Fish and Benthic Macroinvertebrate Assemblages as Indicators of Stream Degradation in Urbanizing Watersheds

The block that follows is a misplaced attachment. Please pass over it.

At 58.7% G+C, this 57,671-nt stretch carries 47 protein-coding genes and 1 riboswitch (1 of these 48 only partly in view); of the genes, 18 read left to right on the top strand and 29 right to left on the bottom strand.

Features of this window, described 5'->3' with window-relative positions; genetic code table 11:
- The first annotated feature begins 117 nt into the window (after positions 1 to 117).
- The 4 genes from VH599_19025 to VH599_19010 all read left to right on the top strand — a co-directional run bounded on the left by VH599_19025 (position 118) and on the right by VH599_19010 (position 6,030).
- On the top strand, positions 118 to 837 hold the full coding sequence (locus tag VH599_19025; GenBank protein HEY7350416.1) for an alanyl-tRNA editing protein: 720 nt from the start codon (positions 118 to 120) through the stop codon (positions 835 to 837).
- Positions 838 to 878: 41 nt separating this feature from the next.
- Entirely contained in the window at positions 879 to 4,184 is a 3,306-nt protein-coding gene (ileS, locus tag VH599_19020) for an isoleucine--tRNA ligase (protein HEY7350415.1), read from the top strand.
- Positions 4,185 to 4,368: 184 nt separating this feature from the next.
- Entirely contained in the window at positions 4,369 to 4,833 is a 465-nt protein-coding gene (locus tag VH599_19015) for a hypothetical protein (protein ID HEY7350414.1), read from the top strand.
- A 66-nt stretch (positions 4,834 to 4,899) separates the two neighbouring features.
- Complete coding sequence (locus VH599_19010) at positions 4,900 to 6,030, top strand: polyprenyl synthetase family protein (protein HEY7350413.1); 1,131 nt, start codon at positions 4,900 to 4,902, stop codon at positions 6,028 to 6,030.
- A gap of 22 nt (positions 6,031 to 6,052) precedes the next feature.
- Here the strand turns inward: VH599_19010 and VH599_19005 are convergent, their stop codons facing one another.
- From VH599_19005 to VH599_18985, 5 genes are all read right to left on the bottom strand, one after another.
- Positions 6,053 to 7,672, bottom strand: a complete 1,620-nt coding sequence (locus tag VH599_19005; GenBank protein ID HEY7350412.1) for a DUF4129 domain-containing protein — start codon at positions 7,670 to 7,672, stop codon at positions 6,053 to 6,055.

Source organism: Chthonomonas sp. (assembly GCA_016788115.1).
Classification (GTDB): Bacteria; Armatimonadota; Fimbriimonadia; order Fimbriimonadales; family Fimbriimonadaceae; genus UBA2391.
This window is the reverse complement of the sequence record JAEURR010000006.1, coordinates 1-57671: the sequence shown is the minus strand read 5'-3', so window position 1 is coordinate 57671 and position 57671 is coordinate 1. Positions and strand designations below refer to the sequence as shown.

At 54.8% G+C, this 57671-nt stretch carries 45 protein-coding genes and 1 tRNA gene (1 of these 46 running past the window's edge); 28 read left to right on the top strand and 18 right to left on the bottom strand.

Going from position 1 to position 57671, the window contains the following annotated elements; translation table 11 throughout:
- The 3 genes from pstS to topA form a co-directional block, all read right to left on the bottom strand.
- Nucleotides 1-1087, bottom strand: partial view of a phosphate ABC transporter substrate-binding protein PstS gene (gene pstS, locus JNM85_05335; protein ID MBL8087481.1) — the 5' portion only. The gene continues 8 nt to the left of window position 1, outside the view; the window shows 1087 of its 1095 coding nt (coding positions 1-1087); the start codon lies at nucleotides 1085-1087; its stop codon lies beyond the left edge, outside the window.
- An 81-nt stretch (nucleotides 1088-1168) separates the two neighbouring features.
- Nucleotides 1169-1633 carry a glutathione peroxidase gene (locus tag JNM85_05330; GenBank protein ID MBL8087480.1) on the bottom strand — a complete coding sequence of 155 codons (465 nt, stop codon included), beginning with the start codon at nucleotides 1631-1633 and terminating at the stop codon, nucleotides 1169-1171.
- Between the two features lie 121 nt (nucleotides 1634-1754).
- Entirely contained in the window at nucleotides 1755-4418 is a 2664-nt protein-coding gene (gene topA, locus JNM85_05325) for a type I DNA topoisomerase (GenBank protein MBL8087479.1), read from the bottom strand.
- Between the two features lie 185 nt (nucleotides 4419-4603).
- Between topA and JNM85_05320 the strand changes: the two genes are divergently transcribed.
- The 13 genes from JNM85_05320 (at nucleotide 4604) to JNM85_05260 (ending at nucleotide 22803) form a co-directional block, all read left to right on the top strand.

Watershed urbanization is widespread and increasing throughout the United States. Conversion of rural lands to urban lands is driven by a combination of population growth, net movements of people from rural areas to urban zones, and increased rates of urban land use per capita. The population of the United States reached 273 million in 1999 and is predicted to be 403 million by 2050, a 48% increase (all census data in this article are from www.census.gov/population/estimate/nation). In 1930, about 56% of the population (123 million people) lived in urban areas. By 1990 this percentage increased to 75% (248 million people) and is expected to rise above 80% by 2025. The amount of urban land in the United States has more than tripled from 8,065 sq. mi. in 1950 to 27,838 sq. mi. in 1990. Most of this increase was caused by “urban sprawl” as people moved from higher density downtown zones to newly built lower density suburbs encircling the central city. In 1950, the population density per square mile was 6,121 in urbanized areas, and declined to 3,411 people per sq. mi. by 1990 as cities spread out.